|Quoting KarelXWB (Reply 148):|
Of course, the 787 was a bit of a different story as Boeing needed an A330 competitor / 767 replacement.
Agreed and a warmed over 767 with new engines wasn't going to be enough of an improvement to get them there.
|Quoting KarelXWB (Reply 150):|
Maintaining a rate of 6 per month should not be impossible.
Agreed, I think it is likely. I think in the near future it will be because of A330ceo development that will get them to that rate, but post 2020/2022 I think the A330neo by itself will have a harder time hitting that rate. Either way I don't think 500 units is unrealistic and even half that number could still makes financial sense for Airbus.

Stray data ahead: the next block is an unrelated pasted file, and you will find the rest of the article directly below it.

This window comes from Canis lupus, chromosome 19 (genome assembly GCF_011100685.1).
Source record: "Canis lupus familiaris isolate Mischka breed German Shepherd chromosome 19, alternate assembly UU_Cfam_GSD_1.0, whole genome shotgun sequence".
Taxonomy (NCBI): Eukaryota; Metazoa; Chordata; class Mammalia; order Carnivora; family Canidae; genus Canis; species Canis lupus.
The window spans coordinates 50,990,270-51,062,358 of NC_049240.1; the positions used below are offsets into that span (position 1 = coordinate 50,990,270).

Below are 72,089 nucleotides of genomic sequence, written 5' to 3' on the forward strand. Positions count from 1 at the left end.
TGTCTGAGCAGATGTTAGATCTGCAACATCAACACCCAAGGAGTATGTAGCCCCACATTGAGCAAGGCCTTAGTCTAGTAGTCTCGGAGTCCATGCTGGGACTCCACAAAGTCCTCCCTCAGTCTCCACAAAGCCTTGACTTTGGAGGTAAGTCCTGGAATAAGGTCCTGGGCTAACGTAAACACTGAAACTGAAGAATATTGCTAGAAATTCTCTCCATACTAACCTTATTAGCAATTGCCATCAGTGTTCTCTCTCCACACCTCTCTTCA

|Quoting RayChuang (Reply 151):|
In the end, the long-range LCC's prefer the 787-8 and 787-9 because they have the range (over 7,000 nm) to fly very long routes on inclusive tour flights.
Well lets look at some LCC operators of the 787 and look at their longest routes:
The A333 operates routes up to ~5,100nm and the A339 will only improve range. Scoot and Jetstar operate a lot of short routes where the A339 may not be any better than the A333 let alone the 787. DY
operates significantly longer routes where the A339 could come in handy but maybe with their cargo demands the 787 works better. Obviously these are just examples because these airlines didn't have the option of the A339 when they were ordering their 787s. New operators could chose differently. Either way I am not sure Scoot or Jetstar chose the 787 just because its range.